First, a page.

Famous Addicts: People In History Who Abused Drugs
Famous addicts in history have proven that intelligence doesn’t exonerate people from taking drugs any more than fame does. When those who are under stress need to relax, some turn to drugs, or drink as an escape from reality. Others do it because they believe it enhances their creativity or allows them to stay awake when needed. Addiction to drugs and alcohol have plagued some of the most brilliant, influential individuals in fields of literature, art, and science. After all, being a genius doesn’t mean you aren’t vulnerable to the power of addiction.
Famous Addicts In History
One of the more well known famous addicts is Charles Dickens, whos vice was in the narcotic opium. The man who brought us A Christmas Carol, Great Expectations, and Oliver Twist would retire at the end of a long day writing to puff on a hookah filled with poppy latex. He died of a stroke, which may have been the cause of his opium use.
Ernest Hemingway might well be one of America’s most well-known authors and journalists of the early to mid-twentieth century. He even won a Nobel Prize for his work. However, alcohol became a constant companion, particularly in his later years. He summed up what many writers struggle with in their profession: “Writing, at its best, is a lonely life.” Drinking likely exacerbated a medical condition he had that led to mental confusion and depression. Hemingway eventually took his own life.
Edgar Allan Poe
Edgar Allan Poe is considered a major figure in the American Romantic movement, and he is famous for his poems and stories, many of which dealt with the disturbing circumstances and depictions of death. “Quoth the raven, ‘Nevermore’” is perhaps one of the most well-known refrains from a poem. Like Hemingway after him, he struggled with alcohol dependency, using it to dull the pain of a writers life, although causing him more stress because of the additional personal and financial problems it wrought. This famous addicts death, however, remains a mystery. Poe was found deliriously wandering the streets of Baltimore; when a concerned gentleman saw he was clearly in need of assistance, took him to the hospital where he died.
Philip K. Dick
Philip K. Dick wrote dozens of novels about his own experiences of paranoia, schizophrenia, and drug abuse. His most well known novel, Do Androids Dream of Electric Sheep?, was converted into the box office hit, Blade Runner. Others books that were converted into major films were Total Recall, Minority Report, and Next. His drug of choice primarily fell under the class of amphetamines. While many attribute his incredible writing ability to his drug use, this famous addicts life ultimately paid for it with his poor health. At the age of 53 he died of a stroke.
Sigmund Freud was an advocate of cocaine, recommending its use for numerous illnesses and symptoms. Freud was aware of cocaine’s uses as an anesthetic, which he regularly prescribed for his own problems with migraines and depression. He also claimed it cured a friend’s morphine addiction. While under the influence of cocaine, Freud delineated psychoanalytic theory, upon which is formed the basis of modern psychological medicine. This famous addicts life was cut short, Freud passed away of mouth cancer in 1939.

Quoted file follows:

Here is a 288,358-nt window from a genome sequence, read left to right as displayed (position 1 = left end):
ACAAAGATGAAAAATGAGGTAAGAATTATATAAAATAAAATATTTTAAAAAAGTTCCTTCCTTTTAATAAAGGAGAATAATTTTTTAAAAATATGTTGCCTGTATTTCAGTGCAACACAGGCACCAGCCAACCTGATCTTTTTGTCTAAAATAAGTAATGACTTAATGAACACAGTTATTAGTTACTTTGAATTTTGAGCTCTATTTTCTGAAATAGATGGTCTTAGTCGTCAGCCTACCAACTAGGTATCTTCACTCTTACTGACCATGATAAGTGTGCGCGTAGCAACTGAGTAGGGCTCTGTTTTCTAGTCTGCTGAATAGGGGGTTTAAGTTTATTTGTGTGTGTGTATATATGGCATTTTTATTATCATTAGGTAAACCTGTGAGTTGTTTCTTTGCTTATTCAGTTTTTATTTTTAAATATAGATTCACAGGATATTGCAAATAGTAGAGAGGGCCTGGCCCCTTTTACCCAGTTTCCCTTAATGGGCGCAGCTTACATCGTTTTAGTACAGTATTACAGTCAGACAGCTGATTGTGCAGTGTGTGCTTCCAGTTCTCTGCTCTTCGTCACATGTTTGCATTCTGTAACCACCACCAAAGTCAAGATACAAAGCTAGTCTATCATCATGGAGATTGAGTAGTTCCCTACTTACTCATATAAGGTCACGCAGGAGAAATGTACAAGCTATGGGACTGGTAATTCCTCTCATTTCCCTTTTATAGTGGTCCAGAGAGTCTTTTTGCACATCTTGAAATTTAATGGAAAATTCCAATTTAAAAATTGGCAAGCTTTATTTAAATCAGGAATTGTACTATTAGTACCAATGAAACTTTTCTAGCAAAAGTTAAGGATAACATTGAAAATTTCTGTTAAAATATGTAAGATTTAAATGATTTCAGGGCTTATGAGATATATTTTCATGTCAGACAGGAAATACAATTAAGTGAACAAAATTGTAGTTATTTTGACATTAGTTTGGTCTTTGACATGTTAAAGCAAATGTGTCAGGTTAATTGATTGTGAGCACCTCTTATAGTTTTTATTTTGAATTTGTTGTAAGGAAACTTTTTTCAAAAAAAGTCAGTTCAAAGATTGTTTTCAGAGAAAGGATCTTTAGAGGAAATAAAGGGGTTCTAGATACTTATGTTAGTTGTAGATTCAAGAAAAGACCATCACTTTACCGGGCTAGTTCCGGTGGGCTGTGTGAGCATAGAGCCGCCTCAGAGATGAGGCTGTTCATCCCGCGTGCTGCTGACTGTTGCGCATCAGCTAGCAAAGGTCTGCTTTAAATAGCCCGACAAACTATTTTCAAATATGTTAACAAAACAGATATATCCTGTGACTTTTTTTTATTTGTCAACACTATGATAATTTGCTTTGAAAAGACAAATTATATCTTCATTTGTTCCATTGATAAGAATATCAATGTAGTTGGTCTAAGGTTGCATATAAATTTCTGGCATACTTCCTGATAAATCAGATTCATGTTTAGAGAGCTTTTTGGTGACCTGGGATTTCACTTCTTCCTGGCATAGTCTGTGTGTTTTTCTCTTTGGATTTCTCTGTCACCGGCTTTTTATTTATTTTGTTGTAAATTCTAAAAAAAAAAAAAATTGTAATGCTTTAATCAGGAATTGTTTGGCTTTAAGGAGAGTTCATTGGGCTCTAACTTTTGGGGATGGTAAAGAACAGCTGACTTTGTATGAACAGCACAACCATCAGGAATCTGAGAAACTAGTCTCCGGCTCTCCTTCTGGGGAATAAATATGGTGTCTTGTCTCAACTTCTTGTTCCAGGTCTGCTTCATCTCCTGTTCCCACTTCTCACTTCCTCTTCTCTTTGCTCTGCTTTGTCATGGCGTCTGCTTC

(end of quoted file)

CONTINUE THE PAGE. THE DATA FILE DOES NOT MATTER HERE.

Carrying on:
Stephen King is one of the foremost writers in the world, and as we’ve seen with others, took to substance abuse in order to deal with the stress that often accompanies it. King’s choice was to mix a cocktail of cocaine, Xanax, Valium, NyQuil, beer, tobacco, and marijuana to get him through the day. He even admits he doesn’t remember writing some of his works. Thankfully, his concerned family members staged an intervention, dumping all the evidence of his addiction in front of him. In response, he went to rehab and today claims to be clean and sober.
Winston Churchill was, and remains the face of World War II as the Prime Minister of Britain at the time. He was notorious for drinking whisky and smoking cigars, although to say that he had a problem with alcohol may be somewhat of a misnomer. He did, however, take amphetamines repeatedly to be able to stay up and plan the war. His resilience inspired many, but the combination of a high-stress life and substance abuse likely brought on the stroke which ended his life.
Vincent Van Gogh
Vincent Van Gogh is a well-known painter who was troubled persistantly with numerous health issues throughout his life. His paintings such as Starry Night and Sunflowers sell for millions on the open market, but throughout his life, his financial choices and vices left him penniless. Van Gogh suffered with chronic alcoholism, particularly turning to the beverage absinthe; a highly addictive psychoactive drug. This famous addicts mind was showing signs of serious problems. While under the influence of alcohol, he cut off his own ear, and later took his own life by shooting himself in the chest.
Addiction is a disease that can affect anyone at anytime, these famous addicts have proven that. If you are struggling with drug addiction, there is hope. Call us now: 1-800-861-1768.
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